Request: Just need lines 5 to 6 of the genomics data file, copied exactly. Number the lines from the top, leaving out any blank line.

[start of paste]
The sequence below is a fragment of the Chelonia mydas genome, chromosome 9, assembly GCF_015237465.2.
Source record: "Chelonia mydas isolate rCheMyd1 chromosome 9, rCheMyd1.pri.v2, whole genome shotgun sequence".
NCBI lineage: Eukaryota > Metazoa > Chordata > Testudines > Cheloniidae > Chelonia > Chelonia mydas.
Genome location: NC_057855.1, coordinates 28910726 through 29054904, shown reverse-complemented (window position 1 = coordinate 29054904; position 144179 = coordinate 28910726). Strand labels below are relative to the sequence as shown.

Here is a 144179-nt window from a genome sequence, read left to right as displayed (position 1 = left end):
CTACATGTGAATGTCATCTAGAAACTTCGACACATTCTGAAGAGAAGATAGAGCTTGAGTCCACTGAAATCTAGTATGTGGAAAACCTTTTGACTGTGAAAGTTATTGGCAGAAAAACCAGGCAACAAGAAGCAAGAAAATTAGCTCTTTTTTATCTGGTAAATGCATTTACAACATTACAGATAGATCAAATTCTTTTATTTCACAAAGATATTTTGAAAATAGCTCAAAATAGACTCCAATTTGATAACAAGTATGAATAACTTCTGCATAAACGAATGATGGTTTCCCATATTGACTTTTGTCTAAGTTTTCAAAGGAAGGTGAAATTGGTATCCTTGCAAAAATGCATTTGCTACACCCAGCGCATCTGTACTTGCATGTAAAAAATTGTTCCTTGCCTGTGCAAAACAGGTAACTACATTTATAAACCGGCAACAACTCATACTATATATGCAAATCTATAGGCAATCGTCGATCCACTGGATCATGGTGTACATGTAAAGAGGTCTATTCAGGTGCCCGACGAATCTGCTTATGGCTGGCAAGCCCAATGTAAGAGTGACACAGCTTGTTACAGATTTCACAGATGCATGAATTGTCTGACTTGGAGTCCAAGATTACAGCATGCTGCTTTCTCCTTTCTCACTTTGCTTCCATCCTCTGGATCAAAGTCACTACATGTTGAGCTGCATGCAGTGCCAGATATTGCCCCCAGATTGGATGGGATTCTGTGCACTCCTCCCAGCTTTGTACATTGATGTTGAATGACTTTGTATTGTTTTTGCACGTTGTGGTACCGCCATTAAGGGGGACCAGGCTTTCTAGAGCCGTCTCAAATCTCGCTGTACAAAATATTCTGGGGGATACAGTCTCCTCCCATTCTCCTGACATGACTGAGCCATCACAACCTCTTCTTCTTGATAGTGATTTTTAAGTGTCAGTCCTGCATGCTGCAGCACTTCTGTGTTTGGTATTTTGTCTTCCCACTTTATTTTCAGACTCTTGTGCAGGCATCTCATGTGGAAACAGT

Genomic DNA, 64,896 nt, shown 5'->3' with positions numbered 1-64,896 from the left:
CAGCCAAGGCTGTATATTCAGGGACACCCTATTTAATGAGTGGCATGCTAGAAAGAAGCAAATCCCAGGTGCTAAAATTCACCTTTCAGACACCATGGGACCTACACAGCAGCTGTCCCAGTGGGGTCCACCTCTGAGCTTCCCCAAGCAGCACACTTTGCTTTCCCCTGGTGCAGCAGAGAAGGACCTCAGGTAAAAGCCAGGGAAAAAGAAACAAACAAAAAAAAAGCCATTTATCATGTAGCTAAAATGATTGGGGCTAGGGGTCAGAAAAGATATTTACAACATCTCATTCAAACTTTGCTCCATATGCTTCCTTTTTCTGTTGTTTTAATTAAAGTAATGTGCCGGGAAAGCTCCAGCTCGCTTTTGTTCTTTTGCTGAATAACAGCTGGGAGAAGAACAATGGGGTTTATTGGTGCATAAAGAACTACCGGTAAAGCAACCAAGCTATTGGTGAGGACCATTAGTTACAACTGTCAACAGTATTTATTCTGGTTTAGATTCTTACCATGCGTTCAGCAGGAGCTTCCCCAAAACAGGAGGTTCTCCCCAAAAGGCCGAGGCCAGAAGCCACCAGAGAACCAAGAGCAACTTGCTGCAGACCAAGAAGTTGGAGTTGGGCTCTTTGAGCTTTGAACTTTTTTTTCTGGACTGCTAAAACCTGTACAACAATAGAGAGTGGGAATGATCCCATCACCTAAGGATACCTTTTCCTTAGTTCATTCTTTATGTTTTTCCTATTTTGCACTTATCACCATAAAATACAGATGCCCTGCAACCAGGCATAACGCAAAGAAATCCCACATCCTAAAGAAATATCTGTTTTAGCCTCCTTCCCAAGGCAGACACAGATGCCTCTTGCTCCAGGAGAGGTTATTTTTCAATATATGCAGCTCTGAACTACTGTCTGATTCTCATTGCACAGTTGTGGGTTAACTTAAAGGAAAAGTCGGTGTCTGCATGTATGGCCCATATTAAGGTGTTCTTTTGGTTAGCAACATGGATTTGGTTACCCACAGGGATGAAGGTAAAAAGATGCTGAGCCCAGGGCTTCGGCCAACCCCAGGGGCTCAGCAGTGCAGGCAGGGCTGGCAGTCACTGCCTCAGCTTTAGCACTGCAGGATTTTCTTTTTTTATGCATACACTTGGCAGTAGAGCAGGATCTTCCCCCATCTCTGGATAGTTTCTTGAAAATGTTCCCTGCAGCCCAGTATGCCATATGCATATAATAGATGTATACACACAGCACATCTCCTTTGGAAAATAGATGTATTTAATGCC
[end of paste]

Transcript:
Here is a 144179-nt window from a genome sequence, read left to right as displayed (position 1 = left end):
CTACATGTGAATGTCATCTAGAAACTTCGACACATTCTGAAGAGAAGATAGAGCTTGAGTCCACTGAAATCTAGTATGTGGAAAACCTTTTGACTGTGAAAGTTATTGGCAGAAAAACCAGGCAACAAGAAGCAAGAAAATTAGCTCTTTTTTATCTGGTAAATGCATTTACAACATTACAGATAGATCAAATTCTTTTATTTCACAAAGATATTTTGAAAATAGCTCAAAATAGACTCCAATTTGATAACAAGTATGAATAACTTCTGCATAAACGAATGATGGTTTCCCATATTGACTTTTGTCTAAGTTTTCAAAGGAAGGTGAAATTGGTATCCTTGCAAAAATGCATTTGCTACACCCAGCGCATCTGTACTTGCATGTAAAAAATTGTTCCTTGCCTGTGCAAAACAGGTAACTACATTTATAAACCGGCAACAACTCATACTATATATGCAAATCTATAGGCAATCGTCGATCCACTGGATCATGGTGTACATGTAAAGAGGTCTATTCAGGTGCCCGACGAATCTGCTTATGGCTGGCAAGCCCAATGTAAGAGTGACACAGCTTGTTACAGATTTCACAGATGCATGAATTGTCTGACTTGGAGTCCAAGATTACAGCATGCTGCTTTCTCCTTTCTCACTTTGCTTCCATCCTCTGGATCAAAGTCACTACATGTTGAGCTGCATGCAGTGCCAGATATTGCCCCCAGATTGGATGGGATTCTGTGCACTCCTCCCAGCTTTGTACATTGATGTTGAATGACTTTGTATTGTTTTTGCACGTTGTGGTACCGCCATTAAGGGGGACCAGGCTTTCTAGAGCCGTCTCAAATCTCGCTGTACAAAATATTCTGGGGGATACAGTCTCCTCCCATTCTCCTGACATGACTGAGCCATCACAACCTCTTCTTCTTGATAGTGATTTTTAAGTGTCAGTCCTGCATGCTGCAGCACTTCTGTGTTTGGTATTTTGTCTTCCCACTTTATTTTCAGACTCTTGTGCAGGCATCTCATGTGGAAACAGT